He’s been preparing for this moment since 2012, when a 27-year-old Fennelly left his job with Ulster Bank to study a masters in sports performance at UL.
He’s been lecturing at Limerick IT’s Thurles campus in sports science since 2014 where his current modules include sports nutrition, coaching and injuries.
Michael Fennelly in action against Jamie Barron during his playing days.
Source: Donall Farmer/INPHO
Fennelly’s thirst for knowledge was evident when he took up a three-month internship with AFL side Sydney Swans in December 2013. Last season he worked under Cian O’Neill as performance coach with the Kildare footballers.
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He is also a business partner with Roscommon football boss Anthony Cunningham. In 2016 the pair established Coachfinder – a company that provides an extensive database of qualified coaches for clubs and counties. They also deliver leadership workshops to companies in the corporate world.
Around 2015, Fennelly started to taking notes around coaching and management with a view to eventually taking up a sideline role.
“It’s something I’ve been looking at for the last four or five years, observing obviously Brian Cody, obviously we had Henry Shefflin in our club, but it’s something I’ve always been looking at,” he explained.
I have a book at home and I’m constantly taking down notes and reading things. When I was 30, I was reading stuff on management and coaching and I had to stop myself because I was a player that time.
“I had to focus on myself as a player and get back to making sure I was performing at my best instead of looking at the whole coaching and managerial side of things.”
But Fennelly is keen to stress that he’s his own man. While he will certainly draw on his experiences of working under Cody, Fennelly has plenty of other strings to his bow.
“Probably the best manager of all time. I’m not Brian Cody and I don’t want to be like Brian Cody, but a lot of things he did I would have obviously observed and taken in and wondered why he did this or that.
Fennelly shakes hands with Brian Cody after the 2016 Leinster final.
Source: Ryan Byrne/INPHO
“It was innate, I was always looking at that and those things whereas other players wouldn’t have looked at that at all. It’s probably a passion I’ve always had. My father was a manager as well, he was a coach and I would have had him when I was younger as well so there was always that managerial head in the family.”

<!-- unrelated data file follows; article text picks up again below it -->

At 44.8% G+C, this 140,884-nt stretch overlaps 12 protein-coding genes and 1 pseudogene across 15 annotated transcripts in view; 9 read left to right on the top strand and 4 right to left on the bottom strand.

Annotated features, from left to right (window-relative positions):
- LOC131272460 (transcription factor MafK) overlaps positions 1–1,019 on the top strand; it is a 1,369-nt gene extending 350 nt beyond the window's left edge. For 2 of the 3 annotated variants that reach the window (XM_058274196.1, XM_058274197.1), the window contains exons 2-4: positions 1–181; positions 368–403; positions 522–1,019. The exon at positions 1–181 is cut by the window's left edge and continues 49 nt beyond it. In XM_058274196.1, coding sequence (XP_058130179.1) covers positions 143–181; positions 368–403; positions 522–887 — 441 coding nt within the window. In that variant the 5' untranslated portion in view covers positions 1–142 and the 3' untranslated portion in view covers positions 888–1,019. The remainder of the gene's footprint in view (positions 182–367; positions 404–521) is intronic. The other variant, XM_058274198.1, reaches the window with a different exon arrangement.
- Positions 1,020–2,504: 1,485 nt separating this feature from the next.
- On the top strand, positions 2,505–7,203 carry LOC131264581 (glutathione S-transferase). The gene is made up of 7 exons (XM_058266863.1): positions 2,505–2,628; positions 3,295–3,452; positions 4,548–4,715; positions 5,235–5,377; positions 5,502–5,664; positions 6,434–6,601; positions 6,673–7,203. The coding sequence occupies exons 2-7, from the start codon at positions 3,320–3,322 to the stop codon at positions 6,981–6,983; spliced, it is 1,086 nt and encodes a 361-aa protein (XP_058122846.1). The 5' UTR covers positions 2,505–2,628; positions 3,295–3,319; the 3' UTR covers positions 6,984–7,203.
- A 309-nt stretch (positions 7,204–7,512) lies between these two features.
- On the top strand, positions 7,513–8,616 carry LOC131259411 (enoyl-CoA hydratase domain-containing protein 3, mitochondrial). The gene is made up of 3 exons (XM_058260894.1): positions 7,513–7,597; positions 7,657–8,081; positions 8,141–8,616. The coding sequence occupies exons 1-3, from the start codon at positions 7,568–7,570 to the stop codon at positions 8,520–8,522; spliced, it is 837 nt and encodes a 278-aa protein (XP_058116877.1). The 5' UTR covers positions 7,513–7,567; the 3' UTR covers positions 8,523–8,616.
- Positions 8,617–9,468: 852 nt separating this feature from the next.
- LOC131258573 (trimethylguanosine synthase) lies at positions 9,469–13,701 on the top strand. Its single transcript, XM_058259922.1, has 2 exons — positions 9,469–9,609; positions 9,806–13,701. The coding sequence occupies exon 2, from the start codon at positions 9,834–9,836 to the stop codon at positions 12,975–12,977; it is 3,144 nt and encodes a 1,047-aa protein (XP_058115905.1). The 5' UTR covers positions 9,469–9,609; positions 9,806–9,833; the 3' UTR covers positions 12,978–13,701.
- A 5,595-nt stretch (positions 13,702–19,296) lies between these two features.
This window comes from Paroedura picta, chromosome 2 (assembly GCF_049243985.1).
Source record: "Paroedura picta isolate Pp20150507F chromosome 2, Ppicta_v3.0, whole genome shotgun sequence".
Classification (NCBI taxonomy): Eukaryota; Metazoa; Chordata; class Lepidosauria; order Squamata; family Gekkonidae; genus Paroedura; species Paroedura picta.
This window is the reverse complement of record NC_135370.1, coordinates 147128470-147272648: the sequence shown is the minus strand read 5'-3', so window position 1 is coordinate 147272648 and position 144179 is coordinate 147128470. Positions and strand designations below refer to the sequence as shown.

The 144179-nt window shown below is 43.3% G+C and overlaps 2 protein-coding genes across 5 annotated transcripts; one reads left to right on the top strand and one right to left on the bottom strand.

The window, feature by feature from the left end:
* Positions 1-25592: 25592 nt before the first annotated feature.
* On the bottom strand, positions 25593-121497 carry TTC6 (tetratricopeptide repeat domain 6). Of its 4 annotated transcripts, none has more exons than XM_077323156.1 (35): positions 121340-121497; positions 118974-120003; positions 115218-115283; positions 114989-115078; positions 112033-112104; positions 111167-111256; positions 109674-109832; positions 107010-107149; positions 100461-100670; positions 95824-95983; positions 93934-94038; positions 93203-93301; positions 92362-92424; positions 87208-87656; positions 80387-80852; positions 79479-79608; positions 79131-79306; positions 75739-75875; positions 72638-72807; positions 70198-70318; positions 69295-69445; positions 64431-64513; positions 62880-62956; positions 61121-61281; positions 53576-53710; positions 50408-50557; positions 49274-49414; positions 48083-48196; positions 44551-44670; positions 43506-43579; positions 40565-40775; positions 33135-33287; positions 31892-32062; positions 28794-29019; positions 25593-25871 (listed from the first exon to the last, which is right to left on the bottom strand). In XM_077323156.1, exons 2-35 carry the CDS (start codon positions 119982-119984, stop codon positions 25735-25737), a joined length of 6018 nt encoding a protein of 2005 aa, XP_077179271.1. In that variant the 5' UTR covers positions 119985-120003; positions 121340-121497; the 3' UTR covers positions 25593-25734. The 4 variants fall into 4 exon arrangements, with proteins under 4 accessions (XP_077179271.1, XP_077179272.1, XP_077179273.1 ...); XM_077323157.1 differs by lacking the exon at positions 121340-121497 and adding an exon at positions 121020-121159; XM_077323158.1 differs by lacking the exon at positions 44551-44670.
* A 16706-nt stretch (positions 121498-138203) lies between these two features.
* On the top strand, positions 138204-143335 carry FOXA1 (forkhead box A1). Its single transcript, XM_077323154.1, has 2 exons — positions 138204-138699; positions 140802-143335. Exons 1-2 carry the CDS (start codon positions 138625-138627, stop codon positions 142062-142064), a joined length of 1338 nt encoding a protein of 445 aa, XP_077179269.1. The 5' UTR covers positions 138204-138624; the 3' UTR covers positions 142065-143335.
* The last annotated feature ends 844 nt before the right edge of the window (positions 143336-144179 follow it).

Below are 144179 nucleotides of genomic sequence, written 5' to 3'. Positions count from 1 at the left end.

The appointment of Fennelly provided a much-needed boost to Offaly hurling circles but the hard work starts now as he bids to drag the county off the floor.
Having operated under one of hurling’s greatest minds in Cody for his entire Kilkenny career, it’s no surprise Fennelly is following former Cats team-mates David Herity and Eddie Brennan into inter-county management.
Fennelly captained Kilkenny to the four-in-a-row in 2009, won Hurler of the Year in 2011 and will undoubtedly go down as one of the greatest midfielders the game has seen.
Fennelly celebrates a score during his playing days.
Source: Ryan Byrne/INPHO
He’ll have to draw on all his experience to rebuild the confidence of the Offaly players.
“For whatever reason things have gone obviously a bit downhill over the last couple of years but I think there’s still a good cohort in there. There’s massive respect from Kilkenny people about Offaly and the brand of hurling that they play.”
The early appointment of Fennelly means he’ll have time to observe the knock-out stages of the Offaly SHC, while he has access to the county board’s extensive library of video footage from the games earlier this season.
“I’m going to be sitting at home a good bit watching these games as well as being up Sunday at one of the games. I’ll be up and down, you’ve the U20 championship as well in October, might keep an eye on that as well.
“The more knowledge I get the better and the more I get to see these players the better. So yeah there’s a lot of video watching or analysis to do for me over the coming weeks.”
The only way is up.